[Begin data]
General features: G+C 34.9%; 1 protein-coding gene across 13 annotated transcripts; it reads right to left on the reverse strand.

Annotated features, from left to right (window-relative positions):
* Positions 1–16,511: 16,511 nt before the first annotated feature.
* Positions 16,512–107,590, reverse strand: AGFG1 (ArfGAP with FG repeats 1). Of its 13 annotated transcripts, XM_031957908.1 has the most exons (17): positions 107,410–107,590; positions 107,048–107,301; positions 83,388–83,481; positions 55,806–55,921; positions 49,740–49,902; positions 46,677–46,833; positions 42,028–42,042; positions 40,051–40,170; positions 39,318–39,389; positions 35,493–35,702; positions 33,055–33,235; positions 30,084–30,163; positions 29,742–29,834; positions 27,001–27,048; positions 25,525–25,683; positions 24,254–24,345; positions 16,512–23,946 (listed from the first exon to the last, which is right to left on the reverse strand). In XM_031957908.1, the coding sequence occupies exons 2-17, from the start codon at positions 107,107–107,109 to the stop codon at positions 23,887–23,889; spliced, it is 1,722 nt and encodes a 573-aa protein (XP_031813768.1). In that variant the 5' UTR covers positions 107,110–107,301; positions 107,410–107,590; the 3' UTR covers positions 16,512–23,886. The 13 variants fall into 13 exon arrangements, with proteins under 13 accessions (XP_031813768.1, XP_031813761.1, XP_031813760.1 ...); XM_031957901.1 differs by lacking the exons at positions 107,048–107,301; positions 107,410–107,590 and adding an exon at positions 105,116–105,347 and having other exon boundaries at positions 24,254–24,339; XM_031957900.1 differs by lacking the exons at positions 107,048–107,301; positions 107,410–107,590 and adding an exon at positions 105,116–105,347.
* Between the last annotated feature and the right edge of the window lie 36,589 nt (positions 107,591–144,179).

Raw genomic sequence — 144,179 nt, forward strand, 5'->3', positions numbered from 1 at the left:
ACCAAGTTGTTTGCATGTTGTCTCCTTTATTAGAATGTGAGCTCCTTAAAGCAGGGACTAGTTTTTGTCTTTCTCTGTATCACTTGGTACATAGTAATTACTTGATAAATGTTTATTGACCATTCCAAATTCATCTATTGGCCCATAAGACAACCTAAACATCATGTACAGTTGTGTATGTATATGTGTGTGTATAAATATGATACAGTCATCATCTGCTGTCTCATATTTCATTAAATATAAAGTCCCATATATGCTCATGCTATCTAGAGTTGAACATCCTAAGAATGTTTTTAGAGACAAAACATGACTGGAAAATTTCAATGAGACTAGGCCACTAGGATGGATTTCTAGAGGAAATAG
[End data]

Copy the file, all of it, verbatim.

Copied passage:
General features: G+C 34.9%; 1 protein-coding gene across 13 annotated transcripts; it reads right to left on the reverse strand.

Annotated features, from left to right (window-relative positions):
* Positions 1–16,511: 16,511 nt before the first annotated feature.
* Positions 16,512–107,590, reverse strand: AGFG1 (ArfGAP with FG repeats 1). Of its 13 annotated transcripts, XM_031957908.1 has the most exons (17): positions 107,410–107,590; positions 107,048–107,301; positions 83,388–83,481; positions 55,806–55,921; positions 49,740–49,902; positions 46,677–46,833; positions 42,028–42,042; positions 40,051–40,170; positions 39,318–39,389; positions 35,493–35,702; positions 33,055–33,235; positions 30,084–30,163; positions 29,742–29,834; positions 27,001–27,048; positions 25,525–25,683; positions 24,254–24,345; positions 16,512–23,946 (listed from the first exon to the last, which is right to left on the reverse strand). In XM_031957908.1, the coding sequence occupies exons 2-17, from the start codon at positions 107,107–107,109 to the stop codon at positions 23,887–23,889; spliced, it is 1,722 nt and encodes a 573-aa protein (XP_031813768.1). In that variant the 5' UTR covers positions 107,110–107,301; positions 107,410–107,590; the 3' UTR covers positions 16,512–23,886. The 13 variants fall into 13 exon arrangements, with proteins under 13 accessions (XP_031813768.1, XP_031813761.1, XP_031813760.1 ...); XM_031957901.1 differs by lacking the exons at positions 107,048–107,301; positions 107,410–107,590 and adding an exon at positions 105,116–105,347 and having other exon boundaries at positions 24,254–24,339; XM_031957900.1 differs by lacking the exons at positions 107,048–107,301; positions 107,410–107,590 and adding an exon at positions 105,116–105,347.
* Between the last annotated feature and the right edge of the window lie 36,589 nt (positions 107,591–144,179).

Raw genomic sequence — 144,179 nt, forward strand, 5'->3', positions numbered from 1 at the left:
ACCAAGTTGTTTGCATGTTGTCTCCTTTATTAGAATGTGAGCTCCTTAAAGCAGGGACTAGTTTTTGTCTTTCTCTGTATCACTTGGTACATAGTAATTACTTGATAAATGTTTATTGACCATTCCAAATTCATCTATTGGCCCATAAGACAACCTAAACATCATGTACAGTTGTGTATGTATATGTGTGTGTATAAATATGATACAGTCATCATCTGCTGTCTCATATTTCATTAAATATAAAGTCCCATATATGCTCATGCTATCTAGAGTTGAACATCCTAAGAATGTTTTTAGAGACAAAACATGACTGGAAAATTTCAATGAGACTAGGCCACTAGGATGGATTTCTAGAGGAAATAG